I stopped eating at the hotel’s AquaMarine restaurant and was disappointed in the Peach Blossoms (Chinese) restaurant, because I like good service and felt like I was disturbing the staff by being there, but I really enjoyed the food, atmosphere, and service at the Italian restaurant on the 5th level of the hotel, called Ristorante Bologna.

If you like jogging, the Marina Mandarin Singapore hotel is on Raffles Boulevard, just a short walk from the War Memorial Park. It is a very clean and safe park.

There are plenty of hotels, but one thing I’ve learned on my travels is to talk to as many locals as possible and get information on the best places to go, eat, shop and drink.

I followed my own advice and found a source of knowledge from many kind people.

I found out from more than one person that the best sushi restaurant in town was Tatsu. Tatsu is a simple and small sushi and Japanese restaurant, but it is a great place for lunch or dinner.

Maggie the Managress (and I love the word Managress for a woman) was so happy to answer my dozens of questions and all the while with a smile.

Tatsu is at 30 Victoria Street and would not be considered a modestly priced place to eat. You will spend money, but the quality is worth it. Again, not a fancy place, but worth looking into.

If you’re not into sushi, don’t worry, there’s a Morton’s of Chicago Steakhouse in the Oriental Hotel on Raffles Avenue.

If you like Indian food, take the purple MRT line to Little India and do some shopping while you’re there. There is a Sikh temple and a very large central market with all kinds of interesting foods and spices. It will wake up your nose.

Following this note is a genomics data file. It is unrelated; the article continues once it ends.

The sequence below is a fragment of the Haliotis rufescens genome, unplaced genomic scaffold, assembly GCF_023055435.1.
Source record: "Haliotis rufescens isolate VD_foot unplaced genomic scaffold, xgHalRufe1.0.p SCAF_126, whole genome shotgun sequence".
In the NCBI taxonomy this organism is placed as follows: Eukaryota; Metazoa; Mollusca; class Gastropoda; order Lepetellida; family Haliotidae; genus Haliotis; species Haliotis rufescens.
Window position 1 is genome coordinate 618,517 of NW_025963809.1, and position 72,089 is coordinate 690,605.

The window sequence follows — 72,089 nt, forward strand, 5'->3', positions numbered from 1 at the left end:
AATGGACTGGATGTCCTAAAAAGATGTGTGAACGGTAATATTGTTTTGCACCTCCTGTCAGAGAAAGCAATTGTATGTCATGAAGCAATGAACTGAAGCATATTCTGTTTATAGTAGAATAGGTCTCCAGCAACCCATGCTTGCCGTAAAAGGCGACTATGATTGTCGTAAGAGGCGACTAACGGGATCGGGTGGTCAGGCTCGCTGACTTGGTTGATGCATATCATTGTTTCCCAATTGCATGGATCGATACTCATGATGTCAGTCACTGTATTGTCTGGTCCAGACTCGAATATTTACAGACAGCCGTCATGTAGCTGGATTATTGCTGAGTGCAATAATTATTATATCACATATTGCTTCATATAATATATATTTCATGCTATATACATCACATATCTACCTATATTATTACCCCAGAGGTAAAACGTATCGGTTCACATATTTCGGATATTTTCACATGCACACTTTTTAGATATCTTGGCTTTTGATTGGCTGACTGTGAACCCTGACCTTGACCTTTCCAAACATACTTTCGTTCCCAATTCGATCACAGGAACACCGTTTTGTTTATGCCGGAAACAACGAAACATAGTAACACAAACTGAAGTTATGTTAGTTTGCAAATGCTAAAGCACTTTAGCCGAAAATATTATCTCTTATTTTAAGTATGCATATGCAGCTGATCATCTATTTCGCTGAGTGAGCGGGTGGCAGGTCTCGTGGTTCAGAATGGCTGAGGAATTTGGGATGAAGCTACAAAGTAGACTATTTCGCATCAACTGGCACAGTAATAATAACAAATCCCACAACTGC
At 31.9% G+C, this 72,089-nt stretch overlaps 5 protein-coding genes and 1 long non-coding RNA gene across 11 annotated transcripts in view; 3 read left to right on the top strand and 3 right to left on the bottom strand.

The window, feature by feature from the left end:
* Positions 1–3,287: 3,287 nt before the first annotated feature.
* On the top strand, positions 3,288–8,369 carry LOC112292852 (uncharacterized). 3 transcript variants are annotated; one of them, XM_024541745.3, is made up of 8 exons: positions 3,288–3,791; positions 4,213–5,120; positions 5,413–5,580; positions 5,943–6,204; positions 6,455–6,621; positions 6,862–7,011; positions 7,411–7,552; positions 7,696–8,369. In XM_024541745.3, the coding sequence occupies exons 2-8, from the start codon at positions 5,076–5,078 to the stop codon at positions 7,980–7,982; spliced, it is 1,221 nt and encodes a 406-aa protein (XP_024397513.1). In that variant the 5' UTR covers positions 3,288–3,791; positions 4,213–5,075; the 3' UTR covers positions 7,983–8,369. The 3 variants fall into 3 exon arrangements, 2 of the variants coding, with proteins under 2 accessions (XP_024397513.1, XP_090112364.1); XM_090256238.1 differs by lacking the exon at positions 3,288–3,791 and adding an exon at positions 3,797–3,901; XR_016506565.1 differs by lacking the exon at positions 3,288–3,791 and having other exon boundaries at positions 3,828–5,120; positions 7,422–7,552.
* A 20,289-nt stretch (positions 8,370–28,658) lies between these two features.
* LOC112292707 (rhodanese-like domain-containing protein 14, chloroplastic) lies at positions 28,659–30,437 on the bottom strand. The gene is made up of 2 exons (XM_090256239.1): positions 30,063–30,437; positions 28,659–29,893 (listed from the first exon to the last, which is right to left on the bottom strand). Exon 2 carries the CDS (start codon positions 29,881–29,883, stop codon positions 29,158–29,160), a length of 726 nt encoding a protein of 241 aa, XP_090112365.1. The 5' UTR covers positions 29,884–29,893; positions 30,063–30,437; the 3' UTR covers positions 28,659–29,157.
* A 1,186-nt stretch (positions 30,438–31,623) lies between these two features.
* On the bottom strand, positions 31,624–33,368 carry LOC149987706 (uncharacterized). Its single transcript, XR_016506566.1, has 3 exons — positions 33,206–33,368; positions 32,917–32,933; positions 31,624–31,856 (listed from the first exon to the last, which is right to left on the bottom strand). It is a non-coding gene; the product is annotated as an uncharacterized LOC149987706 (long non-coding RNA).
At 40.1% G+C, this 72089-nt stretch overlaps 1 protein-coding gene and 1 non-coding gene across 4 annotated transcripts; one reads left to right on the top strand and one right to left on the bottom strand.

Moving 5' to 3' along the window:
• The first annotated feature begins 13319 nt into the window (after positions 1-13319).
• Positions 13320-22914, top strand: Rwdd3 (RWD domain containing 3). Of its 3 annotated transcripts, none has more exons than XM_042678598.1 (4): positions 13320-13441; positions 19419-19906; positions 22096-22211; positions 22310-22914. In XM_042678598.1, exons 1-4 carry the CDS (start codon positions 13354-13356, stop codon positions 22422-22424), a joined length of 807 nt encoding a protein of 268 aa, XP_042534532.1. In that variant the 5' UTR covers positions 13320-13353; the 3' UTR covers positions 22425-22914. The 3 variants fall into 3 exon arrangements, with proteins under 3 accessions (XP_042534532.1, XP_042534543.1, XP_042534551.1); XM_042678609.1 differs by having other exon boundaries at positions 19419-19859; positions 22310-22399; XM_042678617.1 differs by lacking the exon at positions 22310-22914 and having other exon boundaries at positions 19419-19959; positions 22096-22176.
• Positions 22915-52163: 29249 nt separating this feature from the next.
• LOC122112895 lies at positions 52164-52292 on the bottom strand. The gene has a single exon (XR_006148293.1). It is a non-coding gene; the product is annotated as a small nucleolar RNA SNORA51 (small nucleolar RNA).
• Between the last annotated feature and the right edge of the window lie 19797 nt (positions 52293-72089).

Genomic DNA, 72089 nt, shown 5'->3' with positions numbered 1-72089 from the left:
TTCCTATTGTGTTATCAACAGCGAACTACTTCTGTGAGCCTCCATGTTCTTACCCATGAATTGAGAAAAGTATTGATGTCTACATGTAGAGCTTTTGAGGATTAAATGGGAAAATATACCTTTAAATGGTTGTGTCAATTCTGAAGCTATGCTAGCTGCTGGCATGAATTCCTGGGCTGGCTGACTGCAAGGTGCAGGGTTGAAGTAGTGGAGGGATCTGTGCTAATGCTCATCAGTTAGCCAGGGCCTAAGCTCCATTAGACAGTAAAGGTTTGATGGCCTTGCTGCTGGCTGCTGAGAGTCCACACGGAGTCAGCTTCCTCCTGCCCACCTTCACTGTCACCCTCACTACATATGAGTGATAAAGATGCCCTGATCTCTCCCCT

You have to try the Lassi. It’s a very refreshing fruity yoghurt based drink and I had kind of an addiction to the strawberry flavored Lassi.

Little India scents can also be enchanting, like Campbell Lane’s jasmine and marigold fragrance. You can spend a whole day in Little India just walking around shopping, eating and taking photos.

Across the canal from Little India, there is an area called Kampong Glam and for the shopaholics, some of the bargain areas are open until 3 or 4 in the morning. It is better to go during the week.

The area is named after the trees that once dominated the area; the gelam trees.

The really fascinating thing about Kampong Glam was what I would call the ideal world.

All in the same neighborhood, there is a Christian church, a Chinese temple, a Hindu temple and an Islamic mosque and all of them are in harmony with the people who worship there respectively.

It just made me think that we really can all get along on this planet, if we want to.

Many of the streets are named after Middle Eastern cities.

I met a couple of ladies at an open-air mall and after the usual small talk I asked them about working in Singapore and the answer was, “Good jobs are not easy to find.”

What he meant by that statement is that you can find work, but it is difficult to find a well-paying job in a good company.